Fifty-five-year-old Launceston woman Susan* broke into tears as she realised what the removal of the current $150 subsidy of JobSeeker would mean.
Since losing her job late last year, Susan has fractured her arm and now finds herself unable to work and relying on the payment.
"I won't have anything left ... it's no wonder you want to kill yourself, it's horrible," she said.
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After being employed in jobs varying from cleaning to laundry work for a number of years, finding herself needing to call upon the JobSeeker payment was a shock to her system.
Tied into a rental agreement and in the process of paying off a car loan, having to receive the government payment meant she would be left with less than $100 each fortnight to spend on food and other necessities.
"I go without food just to pay my rent, my car payment and my electricity," Susan said.
I just go without things. I try and just live on cheap food like sausages. I ate them for four days straight.- Susan
"I have breakfast cereal and sometimes I just have noodles for lunch because it's cheap."
Each fortnight, when Susan receives her JobSeeker payment, she sets out how she will go about paying her bills.
There is a payment of $440 for rent, which she prioritises, following with $180 for her car, $40 for electricity, $15 for her phone and about $6 for her medication for depression, although sometimes she goes without because she cannot afford it. She also has had to make the choice not to insure her car because she cannot afford the payments.
Susan currently receives $778 each fortnight from JobSeeker which includes rental assistance. After she takes out her $681 of bills, that leaves her with $97.
When the JobSeeker supplement is cut at the end of March, and despite the much publicised $50 increase amounting to $3.57 a day, Susan will need to find $47 somewhere to be able to pay all of her bills.
The thought of losing the subsidy has clearly been something Susan has pushed to the back of her mind, but the reality of it staring her in the face was overwhelming.
"I'm not going to be able to [afford my medication]. Once JobSeeker reduces I'll only be able to pay my car and rent and that's it," she said, fighting through tears.
I'm not going to be able to [afford my medication]. Once the JobSeeker reduces I'll only be able to pay my car and rent and that's it.- Susan
"[When I'm off my medication] I get really sad and just sit there and cry and I don't want to be here. When I'm on the tablet it makes me stronger."
The prospect of not being able to access medication for her depression threatens to have a compounding impact as she tries to get back into the workforce.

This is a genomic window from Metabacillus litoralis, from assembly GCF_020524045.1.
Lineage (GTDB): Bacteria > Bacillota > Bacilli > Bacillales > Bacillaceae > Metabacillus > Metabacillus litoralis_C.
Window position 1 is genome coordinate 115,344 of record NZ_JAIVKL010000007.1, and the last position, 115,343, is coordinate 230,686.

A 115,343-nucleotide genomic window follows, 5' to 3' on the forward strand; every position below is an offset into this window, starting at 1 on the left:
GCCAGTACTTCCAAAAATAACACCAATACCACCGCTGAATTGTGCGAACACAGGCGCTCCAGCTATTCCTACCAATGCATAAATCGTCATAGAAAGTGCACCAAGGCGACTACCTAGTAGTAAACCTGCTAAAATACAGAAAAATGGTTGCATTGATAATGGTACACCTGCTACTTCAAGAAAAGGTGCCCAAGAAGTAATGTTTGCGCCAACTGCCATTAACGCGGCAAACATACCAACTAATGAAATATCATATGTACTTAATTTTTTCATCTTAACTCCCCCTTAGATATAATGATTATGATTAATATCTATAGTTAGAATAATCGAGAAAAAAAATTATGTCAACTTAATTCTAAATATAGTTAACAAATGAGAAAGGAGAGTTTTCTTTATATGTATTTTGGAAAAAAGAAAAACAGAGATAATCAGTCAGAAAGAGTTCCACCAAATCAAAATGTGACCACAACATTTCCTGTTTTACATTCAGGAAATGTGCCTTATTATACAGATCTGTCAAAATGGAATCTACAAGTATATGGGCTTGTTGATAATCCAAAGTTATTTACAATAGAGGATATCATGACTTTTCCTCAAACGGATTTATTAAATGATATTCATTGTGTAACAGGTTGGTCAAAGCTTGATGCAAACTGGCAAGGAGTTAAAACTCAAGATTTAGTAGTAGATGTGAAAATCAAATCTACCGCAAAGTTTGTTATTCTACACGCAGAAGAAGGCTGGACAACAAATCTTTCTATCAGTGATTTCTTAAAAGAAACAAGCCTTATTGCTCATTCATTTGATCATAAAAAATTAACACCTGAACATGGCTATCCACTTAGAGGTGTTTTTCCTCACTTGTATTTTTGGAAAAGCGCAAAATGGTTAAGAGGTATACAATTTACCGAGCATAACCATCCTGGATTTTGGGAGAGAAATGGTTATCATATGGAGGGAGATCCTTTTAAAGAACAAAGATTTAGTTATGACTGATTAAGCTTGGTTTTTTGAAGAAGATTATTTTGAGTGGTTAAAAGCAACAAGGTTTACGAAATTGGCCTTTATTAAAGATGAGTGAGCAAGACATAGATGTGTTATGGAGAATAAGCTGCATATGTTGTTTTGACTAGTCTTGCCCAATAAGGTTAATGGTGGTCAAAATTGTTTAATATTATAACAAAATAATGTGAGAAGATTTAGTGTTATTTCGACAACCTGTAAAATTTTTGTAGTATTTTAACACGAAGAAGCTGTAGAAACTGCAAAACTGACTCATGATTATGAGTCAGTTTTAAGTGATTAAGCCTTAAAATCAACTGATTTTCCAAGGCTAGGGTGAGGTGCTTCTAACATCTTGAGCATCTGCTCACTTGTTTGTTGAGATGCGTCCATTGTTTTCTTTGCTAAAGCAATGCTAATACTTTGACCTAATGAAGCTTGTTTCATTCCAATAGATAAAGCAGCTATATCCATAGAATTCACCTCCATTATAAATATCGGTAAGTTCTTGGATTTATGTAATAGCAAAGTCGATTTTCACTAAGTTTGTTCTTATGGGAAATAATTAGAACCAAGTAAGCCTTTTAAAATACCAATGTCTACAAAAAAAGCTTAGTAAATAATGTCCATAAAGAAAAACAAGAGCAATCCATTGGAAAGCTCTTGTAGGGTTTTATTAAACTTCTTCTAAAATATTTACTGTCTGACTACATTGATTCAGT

Without being able to work she has found her depression has become more difficult to battle because she is unable to drive or undertake typical day-to-day tasks like hanging out the washing.
"I get depressed because I'm stuck at home all the time because I have no money to go anywhere," she said.
Being at home exacerbates Susan's depression and she finds herself sleeping for much of the day.
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"Usually I get up and a couple hours after I get up, because I've got nothing to do, I get depressed and I just fall back asleep."
Since fracturing her arm, the necessity of work for her has been reinforced. Ideally for Susan, receiving the JobSeeker payment is just a temporary gap until she can work again.
The process has been dragged out by the fact she is still nursing the fractured arm, even still, getting back into the workforce is her priority.
As a result, Susan thinks, at this stage, the mutual obligations that will be reintroduced and adjusted as part of the reshaping of the JobSeeker payment should not have a significant impact - because of her want to be working.
Those mutual obligations mean, while a person receives JobSeeker, they will need to apply for 15 jobs each month from April, before it rises to 20 per month from July 1.
Other changes mean recipients will need to undertake a short course or work experience after six months, and there will be an "employer reporting line" set up to report to the government when a "qualified" person is offered a suitable role but then decline that job.
When Susan first came onto the JobSeeker payment there were no application obligations but she still dropped in resumes before finding casual employment.
Susan said working was enjoyable for her, and the ability to work a solid eight hour shift actually helped with her depression.
"I can't survive just on unemployment, I want to work," she said.
"When I was working I was never happier because I was doing eight hour shifts ... I thought it was amazing."
St. Vincent De Paul Society Tasmania chief executive Lara Alexander said the changes threatened to throw the thousands of Tasmanians still relying on the payments into poverty as they continue to feel the effects of the COVID-19 pandemic.
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"The view of the St. Vincent de Paul Society, along with many politicians, business leaders and other advocates is that the JobSeeker payments will deliver better outcomes if it is aligned with pensions which, for a single person, is around $920 per fortnight.
"This should be complemented by an overall review of social benefits to reflect contemporary needs in the Australia today."
Prime Minister Scott Morrison said the payment is designed as a "safety net, not a wage supplement".
"[The increase] puts the JobSeeker payment at 41.2 percent of the national minimum wage ... it is the single largest increase in the JobSeeker payment since the mid-'80s," he said.
*Name changed for privacy reasons.
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